Sculptor Caspar Berger (1965) studied at the AKI, Enschede and at the Jan van Eyck Academy in Maastricht, the Netherlands. He draws much of his inspiration from the Italian High Renaissance and transforms its language to the present day. In his work Berger investigates the relationship between the interior and exterior, between reality and image. Berger gives shape to his ideas using silicone casts of models and of his own skin or even what’s underneath, leading to its end result in bronze, silver and sometimes gold; more recently, video installations, concrete and print.
The skeleton as a basis for reconstruction In this project, Self-portrait 21, the 3D copy of the skull represents the true image (vera icon). This image has formed the basis for a facial reconstruction by a forensic anthropologist, who received the skull anonymously accompanied only by the information that it belonged to a man in his mid-40s born in Western Europe. This facial reconstruction is based on the available scientific documentation of tissue structure, skin thickness and muscle groups. The clay reconstruction has been cast in bronze to be presented as Self-portrait 21, a self-portrait that has not been made by the artist.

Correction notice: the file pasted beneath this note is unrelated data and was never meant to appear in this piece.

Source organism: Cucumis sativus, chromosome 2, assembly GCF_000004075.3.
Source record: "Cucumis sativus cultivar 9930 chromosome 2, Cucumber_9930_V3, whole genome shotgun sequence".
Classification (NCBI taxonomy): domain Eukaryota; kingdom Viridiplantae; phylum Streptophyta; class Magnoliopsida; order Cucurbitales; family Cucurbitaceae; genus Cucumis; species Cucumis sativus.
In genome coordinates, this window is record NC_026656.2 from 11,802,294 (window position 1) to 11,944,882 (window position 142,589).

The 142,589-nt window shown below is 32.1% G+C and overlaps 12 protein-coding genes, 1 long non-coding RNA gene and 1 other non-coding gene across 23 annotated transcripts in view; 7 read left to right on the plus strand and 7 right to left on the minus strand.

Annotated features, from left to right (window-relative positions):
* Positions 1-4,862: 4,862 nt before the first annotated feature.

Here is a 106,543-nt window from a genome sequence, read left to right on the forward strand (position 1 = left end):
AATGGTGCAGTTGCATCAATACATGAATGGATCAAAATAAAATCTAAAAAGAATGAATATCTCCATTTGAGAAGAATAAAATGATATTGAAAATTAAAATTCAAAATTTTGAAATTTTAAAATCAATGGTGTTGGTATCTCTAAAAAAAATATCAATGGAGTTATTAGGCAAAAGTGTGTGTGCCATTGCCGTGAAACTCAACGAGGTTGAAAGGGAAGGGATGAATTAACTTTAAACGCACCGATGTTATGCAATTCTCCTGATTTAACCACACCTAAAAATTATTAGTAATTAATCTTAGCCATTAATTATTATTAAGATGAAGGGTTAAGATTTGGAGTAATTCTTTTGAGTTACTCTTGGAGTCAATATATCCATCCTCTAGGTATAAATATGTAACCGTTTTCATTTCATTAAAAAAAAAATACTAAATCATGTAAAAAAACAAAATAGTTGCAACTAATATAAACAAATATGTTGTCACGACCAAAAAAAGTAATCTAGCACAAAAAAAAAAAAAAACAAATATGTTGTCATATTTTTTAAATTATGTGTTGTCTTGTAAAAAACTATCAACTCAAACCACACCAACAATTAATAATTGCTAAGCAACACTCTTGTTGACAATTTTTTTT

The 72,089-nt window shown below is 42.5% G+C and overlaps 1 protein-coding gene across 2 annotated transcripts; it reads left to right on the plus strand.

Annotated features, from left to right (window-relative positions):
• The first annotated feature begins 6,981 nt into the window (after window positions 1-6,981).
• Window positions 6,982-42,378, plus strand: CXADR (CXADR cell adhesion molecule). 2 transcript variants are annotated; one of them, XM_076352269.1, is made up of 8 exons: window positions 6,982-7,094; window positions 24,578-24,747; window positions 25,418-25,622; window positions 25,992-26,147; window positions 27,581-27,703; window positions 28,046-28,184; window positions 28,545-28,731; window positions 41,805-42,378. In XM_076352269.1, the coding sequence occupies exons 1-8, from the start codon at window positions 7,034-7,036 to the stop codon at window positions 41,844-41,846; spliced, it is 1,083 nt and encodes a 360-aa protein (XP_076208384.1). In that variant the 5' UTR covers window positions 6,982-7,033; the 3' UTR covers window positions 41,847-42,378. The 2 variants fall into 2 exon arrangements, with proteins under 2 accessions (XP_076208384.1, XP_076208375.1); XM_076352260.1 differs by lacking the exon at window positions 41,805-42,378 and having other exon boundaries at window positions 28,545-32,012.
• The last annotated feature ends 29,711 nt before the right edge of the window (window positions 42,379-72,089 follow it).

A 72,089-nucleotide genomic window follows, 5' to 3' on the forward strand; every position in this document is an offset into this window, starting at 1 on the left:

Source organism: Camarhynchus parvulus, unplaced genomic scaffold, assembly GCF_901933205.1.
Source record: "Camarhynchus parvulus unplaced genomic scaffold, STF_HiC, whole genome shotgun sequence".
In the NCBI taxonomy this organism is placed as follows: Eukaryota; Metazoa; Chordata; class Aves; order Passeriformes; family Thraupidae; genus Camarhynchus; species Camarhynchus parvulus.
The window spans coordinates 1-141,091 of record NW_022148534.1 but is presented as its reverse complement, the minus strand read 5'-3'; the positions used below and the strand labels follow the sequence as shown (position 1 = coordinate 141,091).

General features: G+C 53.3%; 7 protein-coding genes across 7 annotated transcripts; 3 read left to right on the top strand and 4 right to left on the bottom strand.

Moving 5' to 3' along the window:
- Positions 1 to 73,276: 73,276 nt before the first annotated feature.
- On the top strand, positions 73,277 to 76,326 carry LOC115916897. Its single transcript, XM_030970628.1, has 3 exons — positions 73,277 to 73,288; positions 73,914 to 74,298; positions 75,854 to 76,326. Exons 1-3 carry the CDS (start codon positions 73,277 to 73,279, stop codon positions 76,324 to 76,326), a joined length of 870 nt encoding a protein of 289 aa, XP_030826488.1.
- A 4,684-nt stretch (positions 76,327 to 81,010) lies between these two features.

Translucent resin for the base. Bronze, silver, gold, and plaster.